People growing sugarcane on a small scale grow "backyard sugarcane." Backyard sugarcane varieties suit gardeners planting it for chewing, syrup or just to create a windbreak for other garden plants. All sugarcane, including backyard sugarcane, is a tropical grass, so it's only suitable for Southern climes. Gardeners propagate sugarcane from stalks. These stalks are segmented, each segment separated by "nodes." From these nodes grow buds. You can't use a whole stalk to grow new plants, though. In this situation, only the end nodes tend to grow new plants. Thus, people growing sugarcane use smaller stalk sections called billets or seed pieces.
Decide the planting site. Full sun is best. Soil should drain well.
Perform a soil test through your local county extension office. This test will provide guidance, including fertilizer needs. Determine the variety of sugarcane appropriate for your soil, using the soil test recommendations as a guide.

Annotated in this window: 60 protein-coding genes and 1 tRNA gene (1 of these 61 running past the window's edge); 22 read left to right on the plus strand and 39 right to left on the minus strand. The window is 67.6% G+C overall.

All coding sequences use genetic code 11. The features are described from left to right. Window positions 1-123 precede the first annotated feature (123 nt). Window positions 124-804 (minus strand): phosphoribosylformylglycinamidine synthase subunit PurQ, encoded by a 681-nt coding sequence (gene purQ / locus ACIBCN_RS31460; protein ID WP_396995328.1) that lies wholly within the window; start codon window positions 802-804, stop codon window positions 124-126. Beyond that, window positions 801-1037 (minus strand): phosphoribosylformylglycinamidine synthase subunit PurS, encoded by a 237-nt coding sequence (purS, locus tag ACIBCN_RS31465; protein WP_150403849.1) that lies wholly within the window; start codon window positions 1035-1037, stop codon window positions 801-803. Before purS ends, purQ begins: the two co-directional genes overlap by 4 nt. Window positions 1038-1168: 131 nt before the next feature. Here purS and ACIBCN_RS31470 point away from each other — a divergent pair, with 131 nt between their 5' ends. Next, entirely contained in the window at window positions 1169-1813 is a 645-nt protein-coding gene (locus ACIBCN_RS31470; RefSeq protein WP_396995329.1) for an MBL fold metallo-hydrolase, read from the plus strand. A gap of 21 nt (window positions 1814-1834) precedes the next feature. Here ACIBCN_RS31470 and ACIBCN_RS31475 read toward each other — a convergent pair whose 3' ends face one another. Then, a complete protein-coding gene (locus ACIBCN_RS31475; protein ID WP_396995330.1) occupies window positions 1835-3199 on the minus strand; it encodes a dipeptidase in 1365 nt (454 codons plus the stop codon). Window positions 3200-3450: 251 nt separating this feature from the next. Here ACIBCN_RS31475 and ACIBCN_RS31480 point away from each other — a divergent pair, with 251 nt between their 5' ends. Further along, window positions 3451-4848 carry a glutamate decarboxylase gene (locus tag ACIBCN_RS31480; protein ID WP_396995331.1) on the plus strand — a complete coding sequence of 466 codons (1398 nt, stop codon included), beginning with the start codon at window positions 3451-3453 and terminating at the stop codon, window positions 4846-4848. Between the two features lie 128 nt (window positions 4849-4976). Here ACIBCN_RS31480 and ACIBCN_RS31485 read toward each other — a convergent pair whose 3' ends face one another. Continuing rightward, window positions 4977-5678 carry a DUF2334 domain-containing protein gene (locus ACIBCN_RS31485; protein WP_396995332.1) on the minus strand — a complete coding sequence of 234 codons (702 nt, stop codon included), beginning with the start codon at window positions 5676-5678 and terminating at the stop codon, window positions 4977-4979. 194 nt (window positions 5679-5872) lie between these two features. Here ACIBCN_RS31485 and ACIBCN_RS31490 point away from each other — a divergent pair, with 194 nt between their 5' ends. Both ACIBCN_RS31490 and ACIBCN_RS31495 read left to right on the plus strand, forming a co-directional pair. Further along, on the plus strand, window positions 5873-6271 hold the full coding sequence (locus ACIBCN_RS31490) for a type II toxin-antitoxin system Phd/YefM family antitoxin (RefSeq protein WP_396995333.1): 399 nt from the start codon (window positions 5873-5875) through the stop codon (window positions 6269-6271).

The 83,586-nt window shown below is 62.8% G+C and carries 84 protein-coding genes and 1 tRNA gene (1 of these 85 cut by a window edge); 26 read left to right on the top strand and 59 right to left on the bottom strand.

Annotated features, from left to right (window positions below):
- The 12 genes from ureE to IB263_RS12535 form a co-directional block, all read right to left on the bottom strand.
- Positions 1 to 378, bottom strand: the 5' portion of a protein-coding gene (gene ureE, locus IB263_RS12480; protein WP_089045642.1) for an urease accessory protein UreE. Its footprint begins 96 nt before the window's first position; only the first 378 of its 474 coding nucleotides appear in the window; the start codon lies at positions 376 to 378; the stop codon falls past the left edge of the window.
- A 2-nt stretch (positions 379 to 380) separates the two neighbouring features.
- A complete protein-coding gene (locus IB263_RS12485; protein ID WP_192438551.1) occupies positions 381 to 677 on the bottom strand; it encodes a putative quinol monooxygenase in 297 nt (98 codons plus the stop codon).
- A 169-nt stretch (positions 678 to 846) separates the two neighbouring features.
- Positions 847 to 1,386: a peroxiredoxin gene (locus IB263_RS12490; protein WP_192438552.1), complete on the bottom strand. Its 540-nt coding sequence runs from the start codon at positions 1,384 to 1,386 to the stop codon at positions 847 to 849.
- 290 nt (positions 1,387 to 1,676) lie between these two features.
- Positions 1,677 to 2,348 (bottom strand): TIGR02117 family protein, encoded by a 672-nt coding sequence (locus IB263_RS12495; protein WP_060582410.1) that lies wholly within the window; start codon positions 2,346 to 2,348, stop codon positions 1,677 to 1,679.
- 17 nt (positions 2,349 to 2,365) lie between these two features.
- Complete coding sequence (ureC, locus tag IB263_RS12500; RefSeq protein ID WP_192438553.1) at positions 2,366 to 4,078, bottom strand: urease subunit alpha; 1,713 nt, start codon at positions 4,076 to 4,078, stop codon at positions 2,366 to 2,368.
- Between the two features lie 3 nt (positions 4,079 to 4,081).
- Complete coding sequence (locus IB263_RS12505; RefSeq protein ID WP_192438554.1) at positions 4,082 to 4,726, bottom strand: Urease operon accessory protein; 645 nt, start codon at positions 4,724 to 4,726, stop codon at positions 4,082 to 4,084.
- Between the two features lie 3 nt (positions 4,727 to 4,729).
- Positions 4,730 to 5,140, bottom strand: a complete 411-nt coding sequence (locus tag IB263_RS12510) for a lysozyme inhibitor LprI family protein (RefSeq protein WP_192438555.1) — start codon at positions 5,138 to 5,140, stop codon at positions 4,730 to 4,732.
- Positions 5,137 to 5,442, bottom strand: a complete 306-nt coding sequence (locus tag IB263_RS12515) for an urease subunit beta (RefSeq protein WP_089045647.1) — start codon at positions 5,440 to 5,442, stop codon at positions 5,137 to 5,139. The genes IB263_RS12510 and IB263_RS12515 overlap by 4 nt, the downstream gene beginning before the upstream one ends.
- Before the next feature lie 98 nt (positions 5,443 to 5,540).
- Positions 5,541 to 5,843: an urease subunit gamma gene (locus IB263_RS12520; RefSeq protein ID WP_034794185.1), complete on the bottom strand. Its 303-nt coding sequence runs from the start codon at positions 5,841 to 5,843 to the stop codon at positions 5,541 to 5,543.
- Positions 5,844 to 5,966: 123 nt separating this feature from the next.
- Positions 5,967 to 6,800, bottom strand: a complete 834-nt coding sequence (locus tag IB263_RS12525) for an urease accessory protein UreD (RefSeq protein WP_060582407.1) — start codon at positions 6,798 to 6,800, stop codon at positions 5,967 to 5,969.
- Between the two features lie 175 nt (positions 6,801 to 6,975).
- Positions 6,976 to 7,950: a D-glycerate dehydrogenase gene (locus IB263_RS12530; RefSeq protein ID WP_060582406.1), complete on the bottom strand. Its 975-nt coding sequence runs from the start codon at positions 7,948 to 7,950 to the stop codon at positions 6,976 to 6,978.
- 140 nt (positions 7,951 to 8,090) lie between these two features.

Obtain the sections.
Till the planting site, then rake it smooth.
Dig a furrow for the cane or, if planting a stand, rows of parallel furrows spaced 4 to 10 feet from one another. Loam and clay loam require 3- to 7-inch furrows; sand and very organic soil demand furrows a bit deeper.
Spread about 1 lb. of 8-8-8 fertilizer or whatever is recommended by the soil test for every 10 feet of furrow.
Cover the fertilizer with 1 to 2 inches of soil.
Lay the segments in the fertilized furrows so that the end of one piece is laid down starting from the middle of the last piece laid. This overlapping will prevent growth gaps.
Cover the sections with 2 to 5 inches of soil. Don't pack it.
Water only so the soil is moist and keep it that way.
Add soil to the furrow gradually as shoots grow out of it. This eventually results in an elevated cane bed. You can accomplish this as you weed next to the emerging cane.